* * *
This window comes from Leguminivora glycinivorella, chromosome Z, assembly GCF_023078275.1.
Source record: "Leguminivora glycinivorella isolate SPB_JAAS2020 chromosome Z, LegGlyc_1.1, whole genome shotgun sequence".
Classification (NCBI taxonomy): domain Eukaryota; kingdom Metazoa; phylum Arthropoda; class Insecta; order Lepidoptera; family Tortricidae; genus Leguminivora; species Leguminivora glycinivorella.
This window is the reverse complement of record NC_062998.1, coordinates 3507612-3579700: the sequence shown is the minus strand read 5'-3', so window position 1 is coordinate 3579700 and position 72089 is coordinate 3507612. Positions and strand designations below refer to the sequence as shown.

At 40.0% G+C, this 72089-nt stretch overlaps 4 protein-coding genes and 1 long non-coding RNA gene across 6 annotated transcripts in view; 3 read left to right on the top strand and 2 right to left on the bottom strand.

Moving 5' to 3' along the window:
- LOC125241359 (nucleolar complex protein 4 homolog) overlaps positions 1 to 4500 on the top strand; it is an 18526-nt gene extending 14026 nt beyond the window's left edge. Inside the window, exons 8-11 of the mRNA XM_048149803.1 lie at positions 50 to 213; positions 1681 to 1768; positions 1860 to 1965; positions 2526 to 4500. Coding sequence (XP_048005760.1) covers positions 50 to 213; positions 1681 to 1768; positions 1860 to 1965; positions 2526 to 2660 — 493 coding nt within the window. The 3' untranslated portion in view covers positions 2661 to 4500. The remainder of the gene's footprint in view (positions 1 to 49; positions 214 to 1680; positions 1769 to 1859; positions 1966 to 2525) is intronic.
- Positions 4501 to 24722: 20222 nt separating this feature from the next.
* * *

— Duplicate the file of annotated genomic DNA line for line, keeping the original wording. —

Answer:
This window comes from Leguminivora glycinivorella, chromosome Z, assembly GCF_023078275.1.
Source record: "Leguminivora glycinivorella isolate SPB_JAAS2020 chromosome Z, LegGlyc_1.1, whole genome shotgun sequence".
Classification (NCBI taxonomy): domain Eukaryota; kingdom Metazoa; phylum Arthropoda; class Insecta; order Lepidoptera; family Tortricidae; genus Leguminivora; species Leguminivora glycinivorella.
This window is the reverse complement of record NC_062998.1, coordinates 3507612-3579700: the sequence shown is the minus strand read 5'-3', so window position 1 is coordinate 3579700 and position 72089 is coordinate 3507612. Positions and strand designations below refer to the sequence as shown.

At 40.0% G+C, this 72089-nt stretch overlaps 4 protein-coding genes and 1 long non-coding RNA gene across 6 annotated transcripts in view; 3 read left to right on the top strand and 2 right to left on the bottom strand.

Moving 5' to 3' along the window:
- LOC125241359 (nucleolar complex protein 4 homolog) overlaps positions 1 to 4500 on the top strand; it is an 18526-nt gene extending 14026 nt beyond the window's left edge. Inside the window, exons 8-11 of the mRNA XM_048149803.1 lie at positions 50 to 213; positions 1681 to 1768; positions 1860 to 1965; positions 2526 to 4500. Coding sequence (XP_048005760.1) covers positions 50 to 213; positions 1681 to 1768; positions 1860 to 1965; positions 2526 to 2660 — 493 coding nt within the window. The 3' untranslated portion in view covers positions 2661 to 4500. The remainder of the gene's footprint in view (positions 1 to 49; positions 214 to 1680; positions 1769 to 1859; positions 1966 to 2525) is intronic.
- Positions 4501 to 24722: 20222 nt separating this feature from the next.